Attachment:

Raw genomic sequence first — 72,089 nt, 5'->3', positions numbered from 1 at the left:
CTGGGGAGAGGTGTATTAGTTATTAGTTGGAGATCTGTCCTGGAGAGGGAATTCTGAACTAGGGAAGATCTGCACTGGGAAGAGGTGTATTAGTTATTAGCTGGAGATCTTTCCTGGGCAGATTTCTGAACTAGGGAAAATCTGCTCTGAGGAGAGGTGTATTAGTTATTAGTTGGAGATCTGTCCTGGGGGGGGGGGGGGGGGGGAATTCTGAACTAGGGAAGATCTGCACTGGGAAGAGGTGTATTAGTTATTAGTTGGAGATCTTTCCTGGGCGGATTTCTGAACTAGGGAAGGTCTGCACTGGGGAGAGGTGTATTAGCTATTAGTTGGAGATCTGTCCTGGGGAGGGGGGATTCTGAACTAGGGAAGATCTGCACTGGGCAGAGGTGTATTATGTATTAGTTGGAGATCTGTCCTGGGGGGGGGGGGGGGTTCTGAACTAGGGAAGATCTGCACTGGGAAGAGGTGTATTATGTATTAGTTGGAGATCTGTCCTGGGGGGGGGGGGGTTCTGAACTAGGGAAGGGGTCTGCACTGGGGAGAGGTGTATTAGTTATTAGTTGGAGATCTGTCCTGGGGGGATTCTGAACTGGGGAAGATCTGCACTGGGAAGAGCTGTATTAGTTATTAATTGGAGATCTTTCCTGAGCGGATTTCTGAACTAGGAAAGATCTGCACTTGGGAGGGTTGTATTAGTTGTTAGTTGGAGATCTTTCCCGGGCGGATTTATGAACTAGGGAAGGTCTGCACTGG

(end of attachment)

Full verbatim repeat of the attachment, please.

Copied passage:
Raw genomic sequence first — 72,089 nt, 5'->3', positions numbered from 1 at the left:
CTGGGGAGAGGTGTATTAGTTATTAGTTGGAGATCTGTCCTGGAGAGGGAATTCTGAACTAGGGAAGATCTGCACTGGGAAGAGGTGTATTAGTTATTAGCTGGAGATCTTTCCTGGGCAGATTTCTGAACTAGGGAAAATCTGCTCTGAGGAGAGGTGTATTAGTTATTAGTTGGAGATCTGTCCTGGGGGGGGGGGGGGGGGGGAATTCTGAACTAGGGAAGATCTGCACTGGGAAGAGGTGTATTAGTTATTAGTTGGAGATCTTTCCTGGGCGGATTTCTGAACTAGGGAAGGTCTGCACTGGGGAGAGGTGTATTAGCTATTAGTTGGAGATCTGTCCTGGGGAGGGGGGATTCTGAACTAGGGAAGATCTGCACTGGGCAGAGGTGTATTATGTATTAGTTGGAGATCTGTCCTGGGGGGGGGGGGGGGTTCTGAACTAGGGAAGATCTGCACTGGGAAGAGGTGTATTATGTATTAGTTGGAGATCTGTCCTGGGGGGGGGGGGGTTCTGAACTAGGGAAGGGGTCTGCACTGGGGAGAGGTGTATTAGTTATTAGTTGGAGATCTGTCCTGGGGGGATTCTGAACTGGGGAAGATCTGCACTGGGAAGAGCTGTATTAGTTATTAATTGGAGATCTTTCCTGAGCGGATTTCTGAACTAGGAAAGATCTGCACTTGGGAGGGTTGTATTAGTTGTTAGTTGGAGATCTTTCCCGGGCGGATTTATGAACTAGGGAAGGTCTGCACTGG